Connected subspaces

I guess there's something wrong with my thoughts about connectedness seen in a subspace of a topological space and I need your help. Let me explain:

These are the definitions I have:

A topological space $X$ is said to be disconnected if there are disjoint nonempty open sets $U, V\subset X$ such that $X=U\cup V$. A subspace $Y$ of $X$ is disconnected if it is disconnected considered as a space endowed with the relative topology to $Y$.

But I have just come across this exercise in Willard's General Topology that says:

Among the criteria for a subspace $E$ of $X$ to be connected, the following was absent: $E\subset X$ is disconnected iff there are disjoint open sets $H$ and $K$ in $X$, each meeting $E$, such that $E\subset H\cup K$. Find a counterexample.

This really confuses me and I haven't found any counterexample yet. If we had such sets $H$ and $K$, we could then consider $E_H=E\cap H$ and $E_K=E\cap K$, and have $E=E_H\cup E_K$. Therefore, $E$ is disconnected because we can express it as the union of a pair of disjoint nonempty open sets relative to the subspace topology.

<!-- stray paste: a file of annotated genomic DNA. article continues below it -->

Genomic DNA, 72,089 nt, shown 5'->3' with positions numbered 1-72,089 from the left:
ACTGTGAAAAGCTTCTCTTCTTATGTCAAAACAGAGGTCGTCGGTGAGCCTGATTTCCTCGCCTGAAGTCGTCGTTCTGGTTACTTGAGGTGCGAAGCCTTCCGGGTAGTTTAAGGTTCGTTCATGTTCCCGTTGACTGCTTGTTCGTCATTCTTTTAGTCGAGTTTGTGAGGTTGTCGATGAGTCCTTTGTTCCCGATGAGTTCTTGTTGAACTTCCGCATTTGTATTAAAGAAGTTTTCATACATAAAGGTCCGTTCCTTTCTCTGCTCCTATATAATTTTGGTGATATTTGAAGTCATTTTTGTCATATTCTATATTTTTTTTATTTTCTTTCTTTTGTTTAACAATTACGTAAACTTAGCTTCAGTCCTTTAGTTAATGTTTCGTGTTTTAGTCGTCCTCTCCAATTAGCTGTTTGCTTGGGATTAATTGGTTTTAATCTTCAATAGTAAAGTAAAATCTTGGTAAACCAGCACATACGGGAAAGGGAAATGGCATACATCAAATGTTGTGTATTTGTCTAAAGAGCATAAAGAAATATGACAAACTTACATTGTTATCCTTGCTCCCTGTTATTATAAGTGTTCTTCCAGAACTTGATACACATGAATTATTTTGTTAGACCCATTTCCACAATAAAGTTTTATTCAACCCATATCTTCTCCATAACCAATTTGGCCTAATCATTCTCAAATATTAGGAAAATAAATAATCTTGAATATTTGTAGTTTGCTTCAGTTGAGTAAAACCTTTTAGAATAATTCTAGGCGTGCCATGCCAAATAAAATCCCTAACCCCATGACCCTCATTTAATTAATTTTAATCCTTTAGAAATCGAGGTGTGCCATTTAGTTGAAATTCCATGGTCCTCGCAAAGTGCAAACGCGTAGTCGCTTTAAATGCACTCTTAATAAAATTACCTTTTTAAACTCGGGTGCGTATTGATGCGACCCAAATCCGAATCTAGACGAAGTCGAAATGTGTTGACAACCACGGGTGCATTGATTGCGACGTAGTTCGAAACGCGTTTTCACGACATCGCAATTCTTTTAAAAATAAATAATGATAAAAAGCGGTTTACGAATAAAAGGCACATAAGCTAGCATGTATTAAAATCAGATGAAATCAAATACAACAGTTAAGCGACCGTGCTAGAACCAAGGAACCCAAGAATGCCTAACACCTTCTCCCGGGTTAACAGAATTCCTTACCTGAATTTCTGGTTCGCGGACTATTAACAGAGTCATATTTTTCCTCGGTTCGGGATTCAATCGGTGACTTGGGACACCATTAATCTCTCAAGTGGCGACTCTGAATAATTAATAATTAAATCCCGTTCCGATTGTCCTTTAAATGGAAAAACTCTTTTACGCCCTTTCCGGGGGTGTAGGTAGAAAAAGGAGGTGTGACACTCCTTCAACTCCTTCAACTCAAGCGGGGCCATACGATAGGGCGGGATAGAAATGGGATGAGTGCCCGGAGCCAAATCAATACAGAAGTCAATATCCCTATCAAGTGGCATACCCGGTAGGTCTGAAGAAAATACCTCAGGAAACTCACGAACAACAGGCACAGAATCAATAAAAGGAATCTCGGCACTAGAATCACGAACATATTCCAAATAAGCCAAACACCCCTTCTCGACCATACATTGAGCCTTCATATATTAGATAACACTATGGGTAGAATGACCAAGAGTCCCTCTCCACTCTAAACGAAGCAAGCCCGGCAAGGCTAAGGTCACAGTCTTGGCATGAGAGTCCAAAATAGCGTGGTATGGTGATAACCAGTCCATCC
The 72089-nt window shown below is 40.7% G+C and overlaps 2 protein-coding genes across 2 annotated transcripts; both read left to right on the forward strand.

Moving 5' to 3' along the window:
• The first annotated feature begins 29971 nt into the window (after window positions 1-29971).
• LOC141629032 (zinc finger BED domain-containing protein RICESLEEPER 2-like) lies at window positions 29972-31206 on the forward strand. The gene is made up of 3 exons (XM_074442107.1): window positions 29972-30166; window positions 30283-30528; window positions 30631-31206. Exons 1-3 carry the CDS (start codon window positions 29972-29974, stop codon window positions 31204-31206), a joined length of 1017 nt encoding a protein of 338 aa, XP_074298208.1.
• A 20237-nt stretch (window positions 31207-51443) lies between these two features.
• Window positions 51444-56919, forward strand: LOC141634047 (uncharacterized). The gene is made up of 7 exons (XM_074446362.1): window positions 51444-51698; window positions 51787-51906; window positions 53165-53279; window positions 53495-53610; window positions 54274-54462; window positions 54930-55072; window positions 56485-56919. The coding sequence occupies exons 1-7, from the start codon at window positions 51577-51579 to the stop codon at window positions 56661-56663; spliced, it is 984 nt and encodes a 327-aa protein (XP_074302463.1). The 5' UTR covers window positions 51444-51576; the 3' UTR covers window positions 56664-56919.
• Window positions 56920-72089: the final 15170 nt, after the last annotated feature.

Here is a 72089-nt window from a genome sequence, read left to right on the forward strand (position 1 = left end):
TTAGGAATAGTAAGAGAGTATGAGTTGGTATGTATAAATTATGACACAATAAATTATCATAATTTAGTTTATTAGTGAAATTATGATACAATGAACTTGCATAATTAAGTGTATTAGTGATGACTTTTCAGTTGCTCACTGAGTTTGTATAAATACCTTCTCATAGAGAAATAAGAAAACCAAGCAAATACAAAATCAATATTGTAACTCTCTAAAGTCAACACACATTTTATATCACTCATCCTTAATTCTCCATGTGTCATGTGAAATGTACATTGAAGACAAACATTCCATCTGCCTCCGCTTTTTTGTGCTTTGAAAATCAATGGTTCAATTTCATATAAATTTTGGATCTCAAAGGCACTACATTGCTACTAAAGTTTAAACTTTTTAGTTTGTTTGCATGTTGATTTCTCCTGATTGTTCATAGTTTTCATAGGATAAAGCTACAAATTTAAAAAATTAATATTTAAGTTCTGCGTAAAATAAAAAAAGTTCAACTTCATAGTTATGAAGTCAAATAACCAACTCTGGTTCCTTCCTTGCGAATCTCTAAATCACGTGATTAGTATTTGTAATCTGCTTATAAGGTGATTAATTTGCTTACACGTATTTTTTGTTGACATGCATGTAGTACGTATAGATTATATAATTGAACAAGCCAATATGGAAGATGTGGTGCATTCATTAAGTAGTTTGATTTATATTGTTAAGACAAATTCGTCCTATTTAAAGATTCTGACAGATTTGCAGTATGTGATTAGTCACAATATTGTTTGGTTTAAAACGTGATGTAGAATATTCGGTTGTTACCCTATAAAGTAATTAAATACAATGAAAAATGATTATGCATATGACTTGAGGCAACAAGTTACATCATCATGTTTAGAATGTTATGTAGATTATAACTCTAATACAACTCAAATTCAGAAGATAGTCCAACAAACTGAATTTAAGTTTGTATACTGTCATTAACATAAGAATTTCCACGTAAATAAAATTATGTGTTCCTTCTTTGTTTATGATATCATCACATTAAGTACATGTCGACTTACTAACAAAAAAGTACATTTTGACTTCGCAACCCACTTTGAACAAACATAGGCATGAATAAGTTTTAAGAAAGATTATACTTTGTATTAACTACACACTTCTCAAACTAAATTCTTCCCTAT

I can't see what is wrong about it, but there must be a mistake somewhere.

• Ok. In that case, I know finite sets are disconnected. So if there were open sets $U,V$, their complement would be finite, hence one of them wouldn't be actually open, right? – user55334 Jan 6 '13 at 9:56
Another example: Consider the set $\{a,b,c\}$ with topology $\{a,b,c\},\{\},\{a,b\},\{b,c\},\{b\}$. Then the subspace $\{a,c\}$ is disjoint because $\{a\}$ and $\{c\}$ are open sets in this subspace. However, in the original space, every open set containing $a$ and every open set containing $c$ necessarily contain $b$, so they cannot be disjoint.